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So Long As It Doesn't Frighten The Martians:
October 11, 2002 3:59 AM   Subscribe

So Long As It Doesn't Frighten The Martians: The already quite spaced-out Tate Museum [Shockwave permitting, check out Anish Kapoor's enormous new sculpture in the Turbine Hall] is now seeking new premises in Space.[More inside]
posted by MiguelCardoso (9 comments total)

 
Three architectural projects have already been proposed: by ETALAB, Softroom and Sarah Wigglesworth Architects. Earthlings are invited, albeit at arm's distance, to choose their favourite. Naturally, the Tate In Space will focus on Space Art and make a firm stand against obsolescent earth-weighted concepts such as gravitropism [via our old friend Eduardo Kac, the creator of Alba, the fluorescent bunny]. All of which prompts me to ask, reminded of Heidegger's famous misgivings about unrooted, inauthentic modern art, whether contemporary art museums are perhaps not getting a bit too big for their boots?
posted by MiguelCardoso at 4:02 AM on October 11, 2002


following in the footsteps of the first exhibition ??????
posted by roobarb at 4:17 AM on October 11, 2002


Perhaps it's the cynic in me, but the content of Tate Modern struck me as fairly patchy at best. Do they really need more space when they seem to have trouble filling what they've already got?
posted by zygoticmynci at 4:56 AM on October 11, 2002


I was actually just at the Tate Modern last week during my little holiday to the other side of the pond. Overall, it was pretty impressive, but like any modern art museum of its size, it seemed to catalog a lot of rather dubious human achievements.

As a side note, I was watching them build that thing, and tons of people were photographing the construction. I found it to be an excellent comment on the industrialization of art.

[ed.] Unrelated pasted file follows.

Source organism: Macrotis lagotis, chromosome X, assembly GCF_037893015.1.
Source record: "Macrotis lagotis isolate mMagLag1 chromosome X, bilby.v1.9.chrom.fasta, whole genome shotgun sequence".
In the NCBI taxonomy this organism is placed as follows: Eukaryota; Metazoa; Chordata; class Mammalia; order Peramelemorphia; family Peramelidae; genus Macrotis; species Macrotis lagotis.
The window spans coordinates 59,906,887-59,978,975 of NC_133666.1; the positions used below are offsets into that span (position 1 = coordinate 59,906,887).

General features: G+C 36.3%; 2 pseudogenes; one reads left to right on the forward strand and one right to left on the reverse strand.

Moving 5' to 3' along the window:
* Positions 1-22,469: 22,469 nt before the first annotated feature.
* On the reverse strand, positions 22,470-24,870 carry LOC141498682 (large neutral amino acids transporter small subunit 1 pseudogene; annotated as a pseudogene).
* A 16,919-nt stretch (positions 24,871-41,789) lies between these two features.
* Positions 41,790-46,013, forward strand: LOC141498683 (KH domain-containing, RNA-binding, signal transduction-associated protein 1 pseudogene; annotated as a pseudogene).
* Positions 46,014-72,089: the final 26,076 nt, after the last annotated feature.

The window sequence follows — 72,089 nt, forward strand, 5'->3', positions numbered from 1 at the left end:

posted by ph00dz at 5:46 AM on October 11, 2002


Fantastic! I cannot comprehend the sheer scale of such a structure, judging by the shockwave installation shots, but the the ambition is simply overwhelming.

The first thing that occurred to me was the utterly exorbitant cost of such a venture which may have to wait for the advent of space elevators.

The second thing was how to prevent the thing from falling like skylab and even if it did, imagine the craters it might make.

Fascinating post, M.C.
posted by hama7 at 5:48 AM on October 11, 2002


Went to see it last night courtesy of Bloomberg (his company, not the Mayor) and I can confirm that it really is profoundly, viscerally overwhelming. A fabulous achievement.

On the industrialisation angle, it amused me that the same engineering company - Arup - who cocked up the installation of the Millennium Bridge in front of Tate Bankside were the company to assemble Kapoor's work. Allegedly they provided their services for free... Riii-iiight....

[tangent]
Might be funnier if Arup weren't one of the companies responsible for the errosion of safety on Britain's railways.
[/tangent]
posted by dmt at 6:16 AM on October 11, 2002


the content of Tate Modern struck me as fairly patchy at best.

I think it depends when you go they change/move the exhibits fairly regularly. Also it depends on how much you manage to get to see - I have never yet managed to complete the place.

But personally I think that the method of display in the Tate Modern is one of the best you can find.
posted by roobarb at 6:51 AM on October 11, 2002


I'm surprised the viral-model Guggenheim expansionists weren't the first to propose exhibitions in space. I happen to think that dealing with the whole idea of "space art" is going to sound pretty funny when we're all clad in fur loinclothes and living in caves in the year 2130.
posted by RJ Reynolds at 7:32 AM on October 11, 2002


Hey, just as long as they sell tea and little sandwhiches on it. Does anyone smell Murdoch?
posted by DenOfSizer at 11:58 AM on October 11, 2002


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